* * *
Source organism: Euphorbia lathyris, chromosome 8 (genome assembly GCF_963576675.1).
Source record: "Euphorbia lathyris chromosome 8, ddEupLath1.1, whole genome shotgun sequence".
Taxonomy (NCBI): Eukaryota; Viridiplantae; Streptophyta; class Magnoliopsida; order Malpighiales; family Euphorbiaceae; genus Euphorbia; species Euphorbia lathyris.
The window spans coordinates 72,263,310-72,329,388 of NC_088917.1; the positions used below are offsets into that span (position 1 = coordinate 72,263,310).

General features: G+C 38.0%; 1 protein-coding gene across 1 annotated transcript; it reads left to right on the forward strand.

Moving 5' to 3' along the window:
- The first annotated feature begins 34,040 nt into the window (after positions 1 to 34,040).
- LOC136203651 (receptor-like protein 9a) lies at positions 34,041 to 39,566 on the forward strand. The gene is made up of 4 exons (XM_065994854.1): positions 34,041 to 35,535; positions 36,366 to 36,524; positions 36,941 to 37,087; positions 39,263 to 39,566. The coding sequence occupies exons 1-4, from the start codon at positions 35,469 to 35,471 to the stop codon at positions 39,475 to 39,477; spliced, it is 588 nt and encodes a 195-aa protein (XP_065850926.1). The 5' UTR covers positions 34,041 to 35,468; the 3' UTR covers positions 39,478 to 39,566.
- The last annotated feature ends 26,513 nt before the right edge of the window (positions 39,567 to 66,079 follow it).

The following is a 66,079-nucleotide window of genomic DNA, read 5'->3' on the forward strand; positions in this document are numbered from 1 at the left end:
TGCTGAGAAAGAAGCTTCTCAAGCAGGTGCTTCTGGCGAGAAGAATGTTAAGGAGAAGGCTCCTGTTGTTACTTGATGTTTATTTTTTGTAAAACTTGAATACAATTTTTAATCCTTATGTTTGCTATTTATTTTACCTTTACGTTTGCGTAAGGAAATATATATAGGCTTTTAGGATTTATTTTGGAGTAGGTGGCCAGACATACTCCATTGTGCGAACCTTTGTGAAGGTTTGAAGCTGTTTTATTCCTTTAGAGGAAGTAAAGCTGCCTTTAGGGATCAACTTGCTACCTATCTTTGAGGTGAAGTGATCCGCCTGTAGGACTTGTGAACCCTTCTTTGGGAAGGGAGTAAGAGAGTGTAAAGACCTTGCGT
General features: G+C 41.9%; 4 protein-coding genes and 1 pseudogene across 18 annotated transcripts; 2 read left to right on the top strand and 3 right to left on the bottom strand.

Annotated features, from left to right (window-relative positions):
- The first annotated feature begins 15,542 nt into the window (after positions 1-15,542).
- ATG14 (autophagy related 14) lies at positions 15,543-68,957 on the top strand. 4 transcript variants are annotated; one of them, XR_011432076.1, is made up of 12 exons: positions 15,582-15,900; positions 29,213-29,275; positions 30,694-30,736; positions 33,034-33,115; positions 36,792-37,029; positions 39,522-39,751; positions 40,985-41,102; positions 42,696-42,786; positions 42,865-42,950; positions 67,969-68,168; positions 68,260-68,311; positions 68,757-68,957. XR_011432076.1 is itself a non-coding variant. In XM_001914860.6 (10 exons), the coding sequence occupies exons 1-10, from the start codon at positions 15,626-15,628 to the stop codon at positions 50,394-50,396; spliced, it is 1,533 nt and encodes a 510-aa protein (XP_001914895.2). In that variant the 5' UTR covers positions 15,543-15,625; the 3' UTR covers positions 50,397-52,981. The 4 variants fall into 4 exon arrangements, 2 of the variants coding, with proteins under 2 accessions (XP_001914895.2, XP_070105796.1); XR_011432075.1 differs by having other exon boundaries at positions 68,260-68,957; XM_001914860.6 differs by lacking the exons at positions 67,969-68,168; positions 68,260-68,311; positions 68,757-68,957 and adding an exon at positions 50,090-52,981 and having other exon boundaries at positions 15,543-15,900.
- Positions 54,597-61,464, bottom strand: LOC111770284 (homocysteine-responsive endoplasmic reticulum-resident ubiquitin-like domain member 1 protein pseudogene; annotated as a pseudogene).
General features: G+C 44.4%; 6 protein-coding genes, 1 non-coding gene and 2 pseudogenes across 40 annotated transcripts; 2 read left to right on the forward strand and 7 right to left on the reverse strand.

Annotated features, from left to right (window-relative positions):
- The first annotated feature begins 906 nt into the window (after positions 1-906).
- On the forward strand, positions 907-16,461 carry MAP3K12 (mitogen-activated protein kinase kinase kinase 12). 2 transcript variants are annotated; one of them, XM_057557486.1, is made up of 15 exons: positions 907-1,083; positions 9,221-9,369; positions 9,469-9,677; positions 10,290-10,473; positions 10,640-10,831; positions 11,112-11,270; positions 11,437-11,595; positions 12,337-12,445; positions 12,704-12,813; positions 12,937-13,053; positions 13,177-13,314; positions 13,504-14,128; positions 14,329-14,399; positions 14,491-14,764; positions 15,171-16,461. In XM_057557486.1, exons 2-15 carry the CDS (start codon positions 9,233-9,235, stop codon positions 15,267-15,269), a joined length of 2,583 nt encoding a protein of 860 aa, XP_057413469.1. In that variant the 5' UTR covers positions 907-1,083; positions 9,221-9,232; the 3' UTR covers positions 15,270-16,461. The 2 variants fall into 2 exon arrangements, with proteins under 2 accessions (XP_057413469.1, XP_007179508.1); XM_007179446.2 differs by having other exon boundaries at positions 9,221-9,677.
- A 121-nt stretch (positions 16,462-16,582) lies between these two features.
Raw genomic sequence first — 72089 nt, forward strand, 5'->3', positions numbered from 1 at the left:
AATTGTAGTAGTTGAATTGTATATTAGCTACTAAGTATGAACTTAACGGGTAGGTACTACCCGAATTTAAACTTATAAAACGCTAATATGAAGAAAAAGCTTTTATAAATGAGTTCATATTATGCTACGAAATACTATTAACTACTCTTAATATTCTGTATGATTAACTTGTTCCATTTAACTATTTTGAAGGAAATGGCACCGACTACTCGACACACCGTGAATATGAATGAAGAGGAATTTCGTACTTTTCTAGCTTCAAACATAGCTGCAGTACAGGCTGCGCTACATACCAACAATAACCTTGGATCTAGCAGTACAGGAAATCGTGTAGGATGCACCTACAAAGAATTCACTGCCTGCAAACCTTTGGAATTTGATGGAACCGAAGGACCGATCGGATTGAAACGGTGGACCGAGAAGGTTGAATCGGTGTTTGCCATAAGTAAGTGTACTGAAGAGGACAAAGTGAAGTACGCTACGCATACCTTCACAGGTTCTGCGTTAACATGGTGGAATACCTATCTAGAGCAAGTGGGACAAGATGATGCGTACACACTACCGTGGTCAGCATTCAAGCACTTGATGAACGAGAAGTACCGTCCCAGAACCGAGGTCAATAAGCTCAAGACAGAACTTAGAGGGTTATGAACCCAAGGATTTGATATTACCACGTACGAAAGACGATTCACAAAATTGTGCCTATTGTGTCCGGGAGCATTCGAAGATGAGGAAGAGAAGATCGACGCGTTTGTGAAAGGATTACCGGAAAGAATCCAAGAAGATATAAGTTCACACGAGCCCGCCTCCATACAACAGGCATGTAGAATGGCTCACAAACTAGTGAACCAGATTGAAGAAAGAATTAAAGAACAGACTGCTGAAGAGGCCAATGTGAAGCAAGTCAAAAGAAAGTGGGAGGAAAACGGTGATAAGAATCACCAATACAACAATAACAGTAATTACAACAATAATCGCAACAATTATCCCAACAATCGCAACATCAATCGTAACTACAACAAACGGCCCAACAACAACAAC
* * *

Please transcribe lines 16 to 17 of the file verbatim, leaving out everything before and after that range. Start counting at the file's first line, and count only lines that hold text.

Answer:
- Positions 54,597-61,464, bottom strand: LOC111770284 (homocysteine-responsive endoplasmic reticulum-resident ubiquitin-like domain member 1 protein pseudogene; annotated as a pseudogene).
General features: G+C 44.4%; 6 protein-coding genes, 1 non-coding gene and 2 pseudogenes across 40 annotated transcripts; 2 read left to right on the forward strand and 7 right to left on the reverse strand.